So you are an interfaith household?
Yes. We have a lot of interfaith friends who are in partnerships. Typically one person is more religious than the other. Even though I'm clergy, I would say we're both pretty religious people. We’re both members of Congregation Bet Haverim and also members of Park Avenue Baptist Church. For me, as an interfaith household, it’s important that there is no “in” and “outside” group. Having a Jewish wife, I don’t believe in Jesus any less, however I do not believe that my Christianity has any right to exclude or usurp anyone else’s faith tradition. In our home, we create space for everyone to express their own religious tradition.
And you’ve recently started looking into foster care?
Yes! Last night Amy and I just completed our training to become foster parents. Which is super exciting! Foster care was never a question for either of us. Since we were little we both knew we wanted to be foster parents. We know our lives are going to completely change. We’re going to be the primary care giver for these young people and we couldn’t be more excited about it!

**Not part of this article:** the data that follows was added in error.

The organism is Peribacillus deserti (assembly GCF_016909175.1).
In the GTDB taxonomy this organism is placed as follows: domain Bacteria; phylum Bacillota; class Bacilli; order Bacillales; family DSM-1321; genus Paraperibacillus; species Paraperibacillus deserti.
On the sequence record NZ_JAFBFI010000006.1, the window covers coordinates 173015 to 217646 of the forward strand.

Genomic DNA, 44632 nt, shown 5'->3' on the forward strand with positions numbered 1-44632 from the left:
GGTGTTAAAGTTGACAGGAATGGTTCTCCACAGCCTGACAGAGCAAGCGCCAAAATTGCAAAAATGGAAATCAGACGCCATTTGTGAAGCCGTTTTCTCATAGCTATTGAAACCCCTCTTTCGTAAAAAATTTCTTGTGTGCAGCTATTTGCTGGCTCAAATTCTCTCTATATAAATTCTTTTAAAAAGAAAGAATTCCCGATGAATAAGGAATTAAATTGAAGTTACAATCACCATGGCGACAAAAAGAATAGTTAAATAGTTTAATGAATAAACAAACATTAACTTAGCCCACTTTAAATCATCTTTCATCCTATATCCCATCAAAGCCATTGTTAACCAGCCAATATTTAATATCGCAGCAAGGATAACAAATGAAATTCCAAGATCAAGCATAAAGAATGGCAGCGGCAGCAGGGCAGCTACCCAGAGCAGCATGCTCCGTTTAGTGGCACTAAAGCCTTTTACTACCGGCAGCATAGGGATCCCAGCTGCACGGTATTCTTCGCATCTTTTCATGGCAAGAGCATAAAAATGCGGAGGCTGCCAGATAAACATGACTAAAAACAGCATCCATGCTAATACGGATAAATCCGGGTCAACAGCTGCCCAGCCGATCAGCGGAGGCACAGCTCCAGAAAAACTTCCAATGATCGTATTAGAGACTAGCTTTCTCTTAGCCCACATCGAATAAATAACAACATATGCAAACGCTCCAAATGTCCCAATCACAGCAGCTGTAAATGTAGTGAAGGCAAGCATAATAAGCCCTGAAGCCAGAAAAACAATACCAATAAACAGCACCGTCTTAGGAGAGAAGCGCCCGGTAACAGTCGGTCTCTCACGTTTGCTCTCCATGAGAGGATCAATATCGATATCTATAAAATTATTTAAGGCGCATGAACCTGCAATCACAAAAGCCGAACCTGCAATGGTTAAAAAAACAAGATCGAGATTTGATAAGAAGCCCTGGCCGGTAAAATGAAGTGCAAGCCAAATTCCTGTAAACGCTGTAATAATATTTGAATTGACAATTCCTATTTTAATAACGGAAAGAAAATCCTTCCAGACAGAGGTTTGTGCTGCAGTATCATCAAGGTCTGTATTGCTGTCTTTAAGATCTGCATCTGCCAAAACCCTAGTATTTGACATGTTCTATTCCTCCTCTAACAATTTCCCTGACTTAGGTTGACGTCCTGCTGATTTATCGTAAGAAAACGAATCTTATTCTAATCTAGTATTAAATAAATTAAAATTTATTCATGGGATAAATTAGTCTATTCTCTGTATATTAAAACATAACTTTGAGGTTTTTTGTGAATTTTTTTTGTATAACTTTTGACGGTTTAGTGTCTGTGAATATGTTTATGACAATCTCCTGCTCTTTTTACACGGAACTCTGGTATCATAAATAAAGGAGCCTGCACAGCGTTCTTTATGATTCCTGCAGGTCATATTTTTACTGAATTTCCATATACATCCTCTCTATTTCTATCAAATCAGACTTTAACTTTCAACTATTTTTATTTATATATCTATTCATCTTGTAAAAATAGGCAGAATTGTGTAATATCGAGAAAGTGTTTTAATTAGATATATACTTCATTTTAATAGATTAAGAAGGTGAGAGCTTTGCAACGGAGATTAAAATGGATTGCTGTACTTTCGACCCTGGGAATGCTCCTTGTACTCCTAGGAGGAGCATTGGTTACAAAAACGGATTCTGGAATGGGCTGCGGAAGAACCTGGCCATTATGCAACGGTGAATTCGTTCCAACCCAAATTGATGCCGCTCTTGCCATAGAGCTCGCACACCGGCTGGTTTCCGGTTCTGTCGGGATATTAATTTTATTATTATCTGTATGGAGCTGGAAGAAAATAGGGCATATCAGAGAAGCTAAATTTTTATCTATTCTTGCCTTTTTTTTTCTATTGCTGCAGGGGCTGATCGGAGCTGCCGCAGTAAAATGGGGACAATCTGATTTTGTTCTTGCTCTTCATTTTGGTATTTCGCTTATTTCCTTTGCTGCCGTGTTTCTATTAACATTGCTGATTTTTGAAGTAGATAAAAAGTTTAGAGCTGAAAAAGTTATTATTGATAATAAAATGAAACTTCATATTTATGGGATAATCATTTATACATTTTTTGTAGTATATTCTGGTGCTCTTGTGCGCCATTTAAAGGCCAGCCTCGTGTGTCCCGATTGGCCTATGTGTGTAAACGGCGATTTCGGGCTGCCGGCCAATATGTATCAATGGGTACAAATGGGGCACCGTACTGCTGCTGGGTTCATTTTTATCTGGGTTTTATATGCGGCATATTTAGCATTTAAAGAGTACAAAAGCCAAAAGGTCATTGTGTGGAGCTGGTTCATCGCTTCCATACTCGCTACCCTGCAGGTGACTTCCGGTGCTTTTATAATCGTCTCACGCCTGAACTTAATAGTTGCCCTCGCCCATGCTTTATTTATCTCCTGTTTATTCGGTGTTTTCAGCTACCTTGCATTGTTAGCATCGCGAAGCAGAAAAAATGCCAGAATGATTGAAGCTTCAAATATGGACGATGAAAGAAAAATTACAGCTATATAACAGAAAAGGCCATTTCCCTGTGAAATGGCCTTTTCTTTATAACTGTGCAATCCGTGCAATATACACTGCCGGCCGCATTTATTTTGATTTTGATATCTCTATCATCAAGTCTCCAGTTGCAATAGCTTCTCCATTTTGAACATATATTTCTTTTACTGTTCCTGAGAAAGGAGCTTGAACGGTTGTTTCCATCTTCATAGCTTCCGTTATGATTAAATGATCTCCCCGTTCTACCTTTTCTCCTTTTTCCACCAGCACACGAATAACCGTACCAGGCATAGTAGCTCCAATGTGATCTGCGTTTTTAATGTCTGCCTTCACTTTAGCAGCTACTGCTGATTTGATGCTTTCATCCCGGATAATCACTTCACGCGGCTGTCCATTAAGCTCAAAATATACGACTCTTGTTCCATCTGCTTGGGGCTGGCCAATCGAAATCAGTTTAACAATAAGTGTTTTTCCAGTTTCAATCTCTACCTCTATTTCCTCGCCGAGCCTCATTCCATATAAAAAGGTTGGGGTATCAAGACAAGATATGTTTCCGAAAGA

Fostering is a fine line of excitement and solemnity. We know that the children we will be caring for will be coming out of such difficult situations. We have been praying for these children for years. We are going to foster a sibling group, so our situations will be very different very soon.
Where else do you locate yourself in life?
Well, I just graduated from Candler School of Theology and I’m very much in that post-graduation state of mind. Now that I’ve graduated I want to make Art In The Image a nonprofit and file for a 501(c)(3).